That being said, there’s nothing particularly villainous about Circle. I think it’s a sloppy and awkward game, but it means well. The number of crummy Castlevania games throughout the ages has proven beyond shadow of a doubt that making a great Castlevania game is really, really hard. Especially the nonlinear, RPG-like ones. Koji Igarashi and his Symphony veterans made a hash of it on their first go, too; Harmony of Dissonance was better than Circle in many ways (music aside), but it was still boring and clumsy. Castlevania masterpieces are precious gems that we should be grateful for. And anyway, it’s great to have access to as many of the classics and not-so-classics as possible for a reasonable price. Here’s hoping that Konami’s upcoming Castlevania Virtual Console release plans include Bloodlines and Legends, even if Legends is a big ol’ pile of poop. It’s a very expensive pile o’ poop, and I think the world deserves to experience its tragic life without paying $200 for the privilege.
* Except, I’m told, Belmont’s Revenge. Unfortunately it’s going to be a while before I get to that point at Game Boy World, so it’s something I can look forward to, I guess.
8 thoughts on “Not all Metroidvanias are created equal”
CotM isn’t difficult per se. It’s just the difficulty spike that happens right around the time you hit the dragon zombie twins.
It’s not difficult per se. It’s that the difficulty is wildly unbalanced and can only be mitigated through random item drops.
Hm. Yeah, I never got around to finishing Circle (or playing any of the other GBA Castlevanias, which sounds like it was a mistake); I think you’ve done a good job of explaining why.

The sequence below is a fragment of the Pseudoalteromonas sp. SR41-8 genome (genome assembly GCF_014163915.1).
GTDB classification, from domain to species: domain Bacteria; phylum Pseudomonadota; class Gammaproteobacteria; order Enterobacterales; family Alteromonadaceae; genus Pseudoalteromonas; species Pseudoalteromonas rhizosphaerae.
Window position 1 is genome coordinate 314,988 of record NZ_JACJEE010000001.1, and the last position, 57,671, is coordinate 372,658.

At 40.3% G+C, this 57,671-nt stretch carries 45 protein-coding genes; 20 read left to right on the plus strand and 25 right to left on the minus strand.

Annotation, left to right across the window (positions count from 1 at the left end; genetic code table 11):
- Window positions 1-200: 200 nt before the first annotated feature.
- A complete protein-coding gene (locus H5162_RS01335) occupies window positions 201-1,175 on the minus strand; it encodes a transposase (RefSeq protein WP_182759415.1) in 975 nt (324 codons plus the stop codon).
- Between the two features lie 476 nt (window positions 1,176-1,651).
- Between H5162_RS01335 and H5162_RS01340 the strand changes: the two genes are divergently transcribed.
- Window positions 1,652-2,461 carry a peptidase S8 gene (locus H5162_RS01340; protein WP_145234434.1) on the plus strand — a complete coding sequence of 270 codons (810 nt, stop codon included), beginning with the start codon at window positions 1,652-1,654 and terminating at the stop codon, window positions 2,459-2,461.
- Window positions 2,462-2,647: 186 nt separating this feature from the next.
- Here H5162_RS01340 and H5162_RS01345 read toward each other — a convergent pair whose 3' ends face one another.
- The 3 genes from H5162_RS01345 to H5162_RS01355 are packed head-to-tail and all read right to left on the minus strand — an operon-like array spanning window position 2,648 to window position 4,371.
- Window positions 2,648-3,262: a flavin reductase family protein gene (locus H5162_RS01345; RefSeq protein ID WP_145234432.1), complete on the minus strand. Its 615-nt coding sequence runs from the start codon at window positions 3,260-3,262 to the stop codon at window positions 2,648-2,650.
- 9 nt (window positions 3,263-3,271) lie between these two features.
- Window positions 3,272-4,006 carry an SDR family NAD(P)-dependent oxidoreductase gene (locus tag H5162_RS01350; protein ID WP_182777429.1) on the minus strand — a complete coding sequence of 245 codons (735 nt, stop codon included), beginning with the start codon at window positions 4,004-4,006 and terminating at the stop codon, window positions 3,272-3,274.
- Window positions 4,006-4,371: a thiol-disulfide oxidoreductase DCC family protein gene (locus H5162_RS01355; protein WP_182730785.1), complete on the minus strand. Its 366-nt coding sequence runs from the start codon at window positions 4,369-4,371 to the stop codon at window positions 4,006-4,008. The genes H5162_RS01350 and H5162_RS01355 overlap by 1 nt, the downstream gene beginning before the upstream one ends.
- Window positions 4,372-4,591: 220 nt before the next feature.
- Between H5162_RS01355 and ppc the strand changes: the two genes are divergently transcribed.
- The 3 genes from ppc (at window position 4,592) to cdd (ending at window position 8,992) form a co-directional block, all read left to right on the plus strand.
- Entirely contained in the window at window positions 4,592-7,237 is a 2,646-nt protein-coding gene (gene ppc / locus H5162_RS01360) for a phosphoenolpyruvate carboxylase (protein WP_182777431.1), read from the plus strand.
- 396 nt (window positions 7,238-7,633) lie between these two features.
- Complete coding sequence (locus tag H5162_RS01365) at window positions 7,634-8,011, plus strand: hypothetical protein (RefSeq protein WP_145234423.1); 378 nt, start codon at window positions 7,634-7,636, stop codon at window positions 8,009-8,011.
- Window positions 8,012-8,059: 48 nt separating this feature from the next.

I don’t own a Wii U and it’s disappointing that there have been so few GBA releases for 3DS. Is that because the 3DS isn’t burly enough to emulate GBA and has to run those games natively?
Aria of Sorrow is so good. Probably the best post-Symphony Castlevania, period. Grab it next week.
There’s a bug in CotM’s DSS that lets you select any combo once you have one combo. You just pause during activation and select empty slots, and the combo will still trigger, even if you don’t have them.
Makes the game more tolerable if you have access to all the skills, especially the speed running.
True, there is that. But calling a game “more tolerable” if you exploit a glitch isn’t exactly a ringing endorsement….
I’m playing through the Shooter mode of Circle of the Moon right now. I actually like the game quite a bit (obviously, as this is my fourth playthrough in a year’s time). Really, the main flaw is the low drop rate for items and cards… as well as the fact that a walkthrough is all but necessary to find some of the best cards; for example, the card that lets you use summon monsters is a VERY rare drop from a monster that only appears in an out-of-the-way boss room… but the monster only shows up in that room after you’ve beaten two other bosses, hours later! And to make matters worse, Dracula is almost impossible to beat without the summon spells!
I guess that is a pretty huge flaw, now that I come to think about it, but I can’t help liking the game despite that. Probably the music, with its stellar remixes of old Castlevania tunes, as well as some awesome new songs thrown in. Certainly the grating music is the main reason why I’ll never replay Harmony of Dissonance.
Right, that’s the thing. There’s a lot to like about Circle, it’s just that some of the fundamental underpinnings are total garbage. They got the look and sound right and even did a generally better job of the action than they had with Legends, but they had no clue how to balance a complex, customizable character-building system.